Overview: Bithumb has all the features of horrid Korean web design - pop-up ads, flashing side-banners, disorganized pull downs, links to cafes/blogs, and generic stock images with embedded text. You can’t even see the exchange before making an account with your email or mobile number. It does support 4 languages, but reveals only poor translation done by Google Translate. In the face of this, this exchange has been trading a daily volume only second to Poloniex. On the bright side, they have the unique options to buy gift certificates/vouchers and remit money overseas.
Overview: Coinone is the second largest Korean exchange, and its design is a breath of fresh air compared to its rival. It offers service in English and Korean and allows for the trading of Bitcoin, ETH, ETC, and Ripple. It has a very comprehensive chart that is highly customizable, but sadly is only gear towards BTC currently. This makes it perfect for margin trading, and in the future I hope they add ETH. They also offer overseas remittance through their service Cross. Coinone support seems above average in their customer service with a PDF guide and an unprecedented landline number for direct support.
Overview: As the smallest of the 3 Korean exchanges, Korbit benefits from its simplicity. It by far has the best design and English support with clear links to services - including remittance, global payment, and their company bio. Like CoinOne they offer a direct phone line for customer inquiries and an extensive FAQ in 2 languages. Similar to the other exchanges, it has insanely low fees for deposits and withdrawals. This is largely thanks to the Korean banking system where wire transfers and mobile banking are commonly used. I recommend anyone interested in Korean exchanges to start here as they also have a reddit presence on u/korbitBTC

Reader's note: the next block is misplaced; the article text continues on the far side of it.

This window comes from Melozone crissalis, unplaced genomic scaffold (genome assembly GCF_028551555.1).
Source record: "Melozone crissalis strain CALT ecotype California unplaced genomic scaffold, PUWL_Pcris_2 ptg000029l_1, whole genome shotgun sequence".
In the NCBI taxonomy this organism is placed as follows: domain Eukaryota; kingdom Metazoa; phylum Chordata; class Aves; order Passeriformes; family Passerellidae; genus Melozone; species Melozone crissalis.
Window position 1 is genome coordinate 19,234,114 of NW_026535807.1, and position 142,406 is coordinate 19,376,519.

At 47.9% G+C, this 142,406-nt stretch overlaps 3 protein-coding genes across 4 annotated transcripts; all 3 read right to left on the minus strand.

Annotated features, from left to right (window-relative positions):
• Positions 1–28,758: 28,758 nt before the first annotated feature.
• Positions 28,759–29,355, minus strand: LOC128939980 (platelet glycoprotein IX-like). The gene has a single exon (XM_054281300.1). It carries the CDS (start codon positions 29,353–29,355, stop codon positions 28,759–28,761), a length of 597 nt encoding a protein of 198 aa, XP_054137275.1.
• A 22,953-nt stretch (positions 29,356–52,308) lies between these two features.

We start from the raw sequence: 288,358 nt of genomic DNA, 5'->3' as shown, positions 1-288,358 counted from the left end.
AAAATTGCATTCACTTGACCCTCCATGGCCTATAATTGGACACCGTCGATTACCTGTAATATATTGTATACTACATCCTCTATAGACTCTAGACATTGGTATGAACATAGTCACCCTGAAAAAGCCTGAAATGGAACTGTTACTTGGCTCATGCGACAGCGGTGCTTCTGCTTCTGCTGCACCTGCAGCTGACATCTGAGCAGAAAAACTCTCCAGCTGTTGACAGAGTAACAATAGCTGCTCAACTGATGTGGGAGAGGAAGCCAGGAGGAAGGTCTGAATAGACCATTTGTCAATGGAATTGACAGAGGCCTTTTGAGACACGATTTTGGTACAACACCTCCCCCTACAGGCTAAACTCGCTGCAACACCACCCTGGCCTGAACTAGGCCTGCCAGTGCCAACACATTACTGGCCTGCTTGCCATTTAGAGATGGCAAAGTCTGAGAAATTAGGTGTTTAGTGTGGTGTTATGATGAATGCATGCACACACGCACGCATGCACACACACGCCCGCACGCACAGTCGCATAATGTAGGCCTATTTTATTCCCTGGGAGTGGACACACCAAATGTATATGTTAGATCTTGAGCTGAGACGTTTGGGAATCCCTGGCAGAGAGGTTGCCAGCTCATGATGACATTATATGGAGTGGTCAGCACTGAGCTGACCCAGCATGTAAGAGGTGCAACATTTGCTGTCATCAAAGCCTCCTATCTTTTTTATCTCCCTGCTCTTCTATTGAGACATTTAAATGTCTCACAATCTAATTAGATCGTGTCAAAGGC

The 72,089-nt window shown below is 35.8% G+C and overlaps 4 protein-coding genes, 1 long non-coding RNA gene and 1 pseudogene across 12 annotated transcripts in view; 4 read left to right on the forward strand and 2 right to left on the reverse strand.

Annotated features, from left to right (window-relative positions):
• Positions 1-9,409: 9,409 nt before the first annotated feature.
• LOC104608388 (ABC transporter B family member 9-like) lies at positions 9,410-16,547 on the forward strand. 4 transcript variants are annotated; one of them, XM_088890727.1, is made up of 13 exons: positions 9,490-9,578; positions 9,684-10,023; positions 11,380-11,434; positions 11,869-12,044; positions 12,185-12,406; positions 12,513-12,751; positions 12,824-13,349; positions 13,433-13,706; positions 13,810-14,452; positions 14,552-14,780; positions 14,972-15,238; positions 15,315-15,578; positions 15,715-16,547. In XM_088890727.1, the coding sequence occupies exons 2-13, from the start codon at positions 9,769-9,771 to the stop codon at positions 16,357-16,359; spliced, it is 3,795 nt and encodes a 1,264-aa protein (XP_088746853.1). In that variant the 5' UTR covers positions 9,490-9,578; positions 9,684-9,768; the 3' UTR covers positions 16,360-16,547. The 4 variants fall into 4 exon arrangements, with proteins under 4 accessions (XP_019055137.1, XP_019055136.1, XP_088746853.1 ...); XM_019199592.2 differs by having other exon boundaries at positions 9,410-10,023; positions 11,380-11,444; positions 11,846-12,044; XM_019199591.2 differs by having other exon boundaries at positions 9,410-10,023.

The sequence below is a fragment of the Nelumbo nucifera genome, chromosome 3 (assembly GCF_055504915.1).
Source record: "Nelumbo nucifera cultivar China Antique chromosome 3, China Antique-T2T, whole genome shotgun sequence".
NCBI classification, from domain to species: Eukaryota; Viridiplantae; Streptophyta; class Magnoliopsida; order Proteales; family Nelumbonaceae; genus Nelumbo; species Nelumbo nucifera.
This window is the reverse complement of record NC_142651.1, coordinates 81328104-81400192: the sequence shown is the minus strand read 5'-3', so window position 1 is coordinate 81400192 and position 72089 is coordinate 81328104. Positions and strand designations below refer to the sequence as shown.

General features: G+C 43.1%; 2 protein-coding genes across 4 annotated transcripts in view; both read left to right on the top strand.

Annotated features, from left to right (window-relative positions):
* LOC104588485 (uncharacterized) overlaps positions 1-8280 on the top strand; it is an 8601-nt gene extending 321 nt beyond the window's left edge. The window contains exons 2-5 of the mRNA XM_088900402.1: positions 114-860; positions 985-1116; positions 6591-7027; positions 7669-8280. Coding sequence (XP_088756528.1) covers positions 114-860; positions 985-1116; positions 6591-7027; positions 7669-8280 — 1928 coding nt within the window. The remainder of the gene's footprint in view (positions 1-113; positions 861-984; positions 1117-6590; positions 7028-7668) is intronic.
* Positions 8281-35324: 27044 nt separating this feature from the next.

With a great deal of anticipation, major Chinese exchanges started trading ETH this summer. Since these exchanges deal huge volumes of Bitcoin already, naturally it was expected that they invest heavily into ETH as well. So far this hasn’t quite lived up to the hype with many exchanges still favoring Bitcoin, Litecoin, Altcoins, and even Ethereum Classic (Gulp). Three of these exchanges underwent inspections by the Peoples Bank of China earlier this year and will be working closely with the government to ease fears of money laundering and market manipulation. There are a lot of Chinese sites, and since my Chinese is non-existent this list is basically just for name recognition. In many ways these sites are very similar in regards to security, verification, and fees compared to their western counterparts; just marketed at a different audience and currency. If users are seriously interested in these exchanges and making reviews, please contribute or ask!